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49ers to Go After Carroll

Coach Erickson and General Manager Donahue are fired after a 2-14 season, and owner is said to be 'desperate' to get the USC coach at a big price.

January 06, 2005|Sam Farmer | Times Staff Writer

USC Coach Pete Carroll will be the target of an aggressive rush from the San Francisco 49ers, a well-placed NFL source said.

The 49ers cleared the way to make their push Wednesday by firing Coach Dennis Erickson and General Manager Terry Donahue.

Carroll, college football's hottest property after leading the Trojans to consecutive national titles, is a Bay Area native who was the defensive coordinator of 49er division championship teams in 1995-96.

An NFL source very familiar with the 49er situation said owner John York was determined to do something "exciting and dramatic" to bolster his listing franchise. The 49ers, who at 2-14 this season matched the worst record in their history, are losing season-ticket holders at such a pace that next season they may encounter television blackouts for the first time since the 1970s.

"You're dealing with a desperate man," the source said. "I think he's willing to go to the wall for anything that will stop the bleeding."

That would include offering a salary approaching NFL-record proportions, as well as control of all player personnel moves and the direction of the franchise. The source said York wants to "take a page from Daniel Snyder," referring to the Washington Redskin owner who paid Steve Spurrier $5 million a season, then matched that for Joe Gibbs.

After a news conference Wednesday morning in Fort Lauderdale, Fla., during which he was presented with several national-championship trophies, Carroll was asked about his interest in returning to the NFL.

"If somebody's going to call you, they're going to call you," said Carroll, 53. "If they want to come after you, they'll come after you. If people are calling about jobs, you have to feel good about the fact they're considering you. That's always nice. But I'm not interested.

"I can't imagine a formula where somebody could get me interested.... At SC, I have so much control and call every shot, and that's such a difference to me. I've seen the other side of it. There aren't very many opportunities that have ever existed in the NFL where you can do all of that the way you want to do everything. That's why I'm not interested.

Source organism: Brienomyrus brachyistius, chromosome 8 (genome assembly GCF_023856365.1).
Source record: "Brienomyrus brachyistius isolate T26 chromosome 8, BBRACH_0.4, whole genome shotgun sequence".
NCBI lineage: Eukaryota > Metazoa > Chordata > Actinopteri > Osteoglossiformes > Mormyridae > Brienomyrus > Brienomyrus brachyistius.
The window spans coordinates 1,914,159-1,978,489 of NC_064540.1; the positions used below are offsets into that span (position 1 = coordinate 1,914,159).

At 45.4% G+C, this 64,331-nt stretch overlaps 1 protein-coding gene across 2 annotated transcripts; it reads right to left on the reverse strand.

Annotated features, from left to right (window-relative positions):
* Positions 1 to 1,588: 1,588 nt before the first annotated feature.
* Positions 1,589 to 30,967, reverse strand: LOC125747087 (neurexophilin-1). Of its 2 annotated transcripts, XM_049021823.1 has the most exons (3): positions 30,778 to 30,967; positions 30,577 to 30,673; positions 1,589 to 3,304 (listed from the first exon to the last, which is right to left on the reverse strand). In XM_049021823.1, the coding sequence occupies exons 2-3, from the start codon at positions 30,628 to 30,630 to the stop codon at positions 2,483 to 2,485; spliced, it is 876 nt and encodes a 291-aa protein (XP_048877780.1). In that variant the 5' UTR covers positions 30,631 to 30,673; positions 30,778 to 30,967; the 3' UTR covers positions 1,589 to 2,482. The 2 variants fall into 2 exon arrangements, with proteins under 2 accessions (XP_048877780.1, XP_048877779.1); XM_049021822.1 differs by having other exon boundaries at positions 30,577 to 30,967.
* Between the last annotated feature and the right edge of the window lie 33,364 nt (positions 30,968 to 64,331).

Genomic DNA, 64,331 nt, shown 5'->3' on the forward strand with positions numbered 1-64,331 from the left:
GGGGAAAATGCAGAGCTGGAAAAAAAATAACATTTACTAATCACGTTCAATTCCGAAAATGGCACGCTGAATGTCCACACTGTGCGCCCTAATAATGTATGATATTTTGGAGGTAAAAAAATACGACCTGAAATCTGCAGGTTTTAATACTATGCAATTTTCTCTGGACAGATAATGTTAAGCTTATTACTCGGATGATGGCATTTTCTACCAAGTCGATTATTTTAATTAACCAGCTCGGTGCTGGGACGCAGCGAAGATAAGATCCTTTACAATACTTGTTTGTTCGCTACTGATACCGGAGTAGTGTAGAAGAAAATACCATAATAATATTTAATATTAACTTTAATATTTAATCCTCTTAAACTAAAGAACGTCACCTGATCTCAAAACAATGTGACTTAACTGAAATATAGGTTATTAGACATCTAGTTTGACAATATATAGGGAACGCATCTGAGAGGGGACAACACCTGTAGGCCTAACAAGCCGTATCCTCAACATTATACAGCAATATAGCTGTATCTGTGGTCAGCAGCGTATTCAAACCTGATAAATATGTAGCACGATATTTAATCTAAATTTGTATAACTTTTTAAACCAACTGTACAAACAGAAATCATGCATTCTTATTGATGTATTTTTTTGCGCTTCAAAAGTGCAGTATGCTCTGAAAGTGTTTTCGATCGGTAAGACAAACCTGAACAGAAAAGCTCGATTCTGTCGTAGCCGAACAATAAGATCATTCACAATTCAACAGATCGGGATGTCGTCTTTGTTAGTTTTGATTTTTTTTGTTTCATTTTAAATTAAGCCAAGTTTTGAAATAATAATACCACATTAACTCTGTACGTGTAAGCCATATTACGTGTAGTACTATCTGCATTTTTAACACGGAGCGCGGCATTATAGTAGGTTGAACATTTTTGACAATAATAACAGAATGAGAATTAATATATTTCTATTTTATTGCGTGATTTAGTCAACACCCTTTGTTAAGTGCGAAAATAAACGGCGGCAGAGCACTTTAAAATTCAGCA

"I don't see any reason to even think to be interested. I'm having a great time and love being here."

Carroll's comments came hours before the 49ers announced they would be replacing their coach and general manager. Messages left Wednesday evening for Carroll and his agent went unreturned.

York said he plans to hire a coach with NFL experience and a winning record. Asked specifically about Carroll during a news conference at team headquarters in Santa Clara, Calif., York did not deny an interest in the Trojan coach.

"I think we all watched the game last night," York said. "That was a tremendous game, and they were very dominant. He's a great coach."

Some league sources suggested Wednesday that a better fit for the charismatic Carroll would be with a Los Angeles NFL franchise, especially if the league decides to renovate the Coliseum, USC's home stadium.

Moreover, people close to Carroll said he's extremely happy where he is and isn't currently pursuing a return to the NFL, where he had a 33-31 record in four seasons as coach of the New England Patriots and New York Jets.

Legendary 49er coach Bill Walsh, a close friend of Carroll, said he can envision Carroll returning to the NFL some time, but not now.

"I think that's logical to think that at some point that would occur," Walsh said. "But I just can't believe he'd leave USC. It's about being happy where you are, and he seems very happy there."

Before the Trojans hired Carroll in 2000, the school first offered the job to Erickson.

A nightmare scenario for USC now would be if the 49ers were to hire not only Carroll but also offensive coordinator Norm Chow, then use their No. 1 pick in this spring's draft to select Trojan quarterback Matt Leinart, a junior who has yet to announce whether he will turn pro a year early.

But any suitors for Carroll can expect USC to pull out all the stops to keep him.

When Carroll was hired by USC in December 2000, he signed a five-year contract that paid him approximately $1 million annually. He is thought to have received a significant raise after leading the Trojans to an 11-2 record in 2002, a season that culminated with a victory over Iowa in the Orange Bowl.

In 2003, USC won a share of the national title by defeating Michigan in the Rose Bowl.

Asked Wednesday whether his contract was up for renewal or being rolled over annually, Carroll said, "The university has taken great care of me. Everything is in great shape contract-wise."

Carroll said that he had "a long-term deal," and that he was "covered for quite a while and it's of no concern of mine at all."

Oklahoma's Bob Stoops is thought to be one of the highest-paid coaches in college football and will reportedly earn a base salary of $2.4 million this year.

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